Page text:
A friend recently asked me about semi trucks with the best MPG. I thought about it and said that while the make and model have a lot to do with impacting fuel efficiency, there isn’t one brand of semi truck that is the “best,” when it comes to MPG.
Now, while there are die-hard fans of every brand of semi that’s on the road, and some may dispute my conclusion, I think getting the best MPG from a semi truck has more to do with a combination of operator technique, the truck equipment and application of technology. Don’t get me wrong, today’s trucks are absolute marvels of engineering and new advancements and innovations occur at an unprecedented rate. But when it comes to fuel efficiency, it’s what you do to a truck, what you do with a truck and how you do it that makes all the difference.
Breaking the 10 MPG Barrier
In 1973, federal agencies estimated that semi trucks got 5.6 miles per gallon on average. Today, that number is around 6.5 miles per gallon on average. But remember, that’s on average. It’s been reported that some diesel semi trucks achieve 8 mpg or more.
In 2014, Cummins Inc and Peterbilt Motors Co. announced they had achieved 10.7 mpg with their Supertruck tractor-trailer demonstration.
According to an article on Bulk Transporter,
“The goal of the SuperTruck program, initiated by the US Department of Energy (DOE), is to improve long-haul Class 8 vehicle freight efficiency. The program focuses on advanced and highly efficient engine systems and vehicle technologies that meet prevailing emissions and Class 8 tractor-trailer vehicle safety and regulatory requirements. In addition to the benefits of reduced fuel consumption and petroleum usage, the improvements in engine system efficiency will deliver a significant reduction in GHG emissions.”
Today, many drivers are taking advantage of modern advances in technology and engineering to hit and even surpass 10 miles per gallon with their rigs. But adoption of the new technology is key for seeing an increase in mpg across the board for the industry. Fortunately, more and more drivers and fleets are adopting the new technologies. In fact, the 2018 North American Council on Freight Efficiency’s (NACFE) 2018 annual fleet fuel economy study revealed that the new technology adoption rate had increased from 17% in 2003 to 44% in 2017.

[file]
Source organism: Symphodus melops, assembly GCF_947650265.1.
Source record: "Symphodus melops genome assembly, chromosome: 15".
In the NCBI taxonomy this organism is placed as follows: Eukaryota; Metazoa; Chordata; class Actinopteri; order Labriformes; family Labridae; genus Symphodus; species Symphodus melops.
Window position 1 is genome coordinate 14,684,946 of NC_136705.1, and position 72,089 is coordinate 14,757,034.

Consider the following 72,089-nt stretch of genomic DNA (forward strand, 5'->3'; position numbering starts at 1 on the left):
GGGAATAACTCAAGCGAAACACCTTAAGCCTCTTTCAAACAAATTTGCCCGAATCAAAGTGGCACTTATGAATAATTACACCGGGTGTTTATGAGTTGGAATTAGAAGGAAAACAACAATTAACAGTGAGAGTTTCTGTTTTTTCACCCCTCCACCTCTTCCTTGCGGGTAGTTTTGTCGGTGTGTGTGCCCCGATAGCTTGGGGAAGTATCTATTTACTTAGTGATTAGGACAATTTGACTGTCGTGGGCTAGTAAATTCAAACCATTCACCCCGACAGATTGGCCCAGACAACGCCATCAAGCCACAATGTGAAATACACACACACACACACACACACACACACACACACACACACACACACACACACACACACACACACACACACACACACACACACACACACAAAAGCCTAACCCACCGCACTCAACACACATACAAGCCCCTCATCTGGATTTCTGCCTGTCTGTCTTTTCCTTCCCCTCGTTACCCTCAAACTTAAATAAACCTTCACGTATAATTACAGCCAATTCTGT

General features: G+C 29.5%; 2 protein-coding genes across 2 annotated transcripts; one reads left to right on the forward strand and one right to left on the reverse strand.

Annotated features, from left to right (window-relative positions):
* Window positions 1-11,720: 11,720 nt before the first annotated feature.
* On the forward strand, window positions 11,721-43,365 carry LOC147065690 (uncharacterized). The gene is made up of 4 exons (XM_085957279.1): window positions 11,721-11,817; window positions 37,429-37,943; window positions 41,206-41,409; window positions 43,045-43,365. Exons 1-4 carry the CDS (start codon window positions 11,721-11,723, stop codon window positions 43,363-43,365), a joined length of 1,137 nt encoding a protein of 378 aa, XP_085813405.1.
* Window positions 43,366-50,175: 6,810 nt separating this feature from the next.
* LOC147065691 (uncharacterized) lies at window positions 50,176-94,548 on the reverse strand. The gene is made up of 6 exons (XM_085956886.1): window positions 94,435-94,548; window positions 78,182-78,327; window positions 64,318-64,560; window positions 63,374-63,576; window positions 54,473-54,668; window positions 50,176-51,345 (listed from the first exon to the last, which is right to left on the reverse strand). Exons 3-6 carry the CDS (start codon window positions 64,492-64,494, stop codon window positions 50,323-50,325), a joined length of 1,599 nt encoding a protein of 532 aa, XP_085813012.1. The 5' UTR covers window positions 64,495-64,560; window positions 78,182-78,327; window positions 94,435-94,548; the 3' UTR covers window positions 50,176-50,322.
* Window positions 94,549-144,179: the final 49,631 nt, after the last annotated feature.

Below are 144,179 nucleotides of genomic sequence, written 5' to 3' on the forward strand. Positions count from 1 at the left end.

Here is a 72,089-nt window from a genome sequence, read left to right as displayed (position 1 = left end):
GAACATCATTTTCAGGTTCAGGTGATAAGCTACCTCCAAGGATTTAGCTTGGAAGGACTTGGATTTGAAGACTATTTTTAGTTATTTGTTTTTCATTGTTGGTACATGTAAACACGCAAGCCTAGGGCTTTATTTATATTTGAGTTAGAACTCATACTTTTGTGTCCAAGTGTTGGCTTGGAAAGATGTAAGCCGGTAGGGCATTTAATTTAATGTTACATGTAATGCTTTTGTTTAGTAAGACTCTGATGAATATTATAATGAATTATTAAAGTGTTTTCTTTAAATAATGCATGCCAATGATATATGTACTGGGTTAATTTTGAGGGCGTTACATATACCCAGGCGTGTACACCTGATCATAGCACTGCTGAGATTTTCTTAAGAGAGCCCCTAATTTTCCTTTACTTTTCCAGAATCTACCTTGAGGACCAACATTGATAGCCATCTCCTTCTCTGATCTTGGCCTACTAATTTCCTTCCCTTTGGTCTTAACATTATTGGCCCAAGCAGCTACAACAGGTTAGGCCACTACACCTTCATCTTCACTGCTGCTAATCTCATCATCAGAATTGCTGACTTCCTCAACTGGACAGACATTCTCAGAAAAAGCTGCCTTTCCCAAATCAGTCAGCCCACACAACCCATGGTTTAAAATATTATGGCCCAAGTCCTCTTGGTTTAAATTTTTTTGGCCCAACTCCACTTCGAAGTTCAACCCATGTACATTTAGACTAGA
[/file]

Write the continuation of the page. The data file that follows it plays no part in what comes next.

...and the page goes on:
10 Tips For Achieving 10+ MPG
The North American Council for Freight Efficiency “works to drive the development and adoption of efficiency enhancing, environmentally beneficial, and cost-effective technologies, services and methodologies in the North American freight industry.”
As part of their mission, NACFE partnered with the Rocky Mountain Institute to create Run on Less, an investigation of how employing new technologies, practices, and driver capabilities can enhance fuel economy. Their results for the 2017 Run on Less program “highlighted how drivers and fleets deliver high efficiency in the movement of goods in the long-haul segment of the trucking industry.”
Run on Less identified 10 actions that can help drivers and fleets attain 10+ miles per gallon with their trucks. Their recommendations include:
- Use downsped powertrains and AMTs
- Educate and incentivize conscientious drivers
- Buy all available tractor aerodynamics
- Adopt appropriate trailer aerodynamics
- Optimize cruise control and vehicle speed
- Keep equipment well maintained
- Implement the right axle configuration
- Embrace low rolling resistance tires
- Provide tools to reduce idle time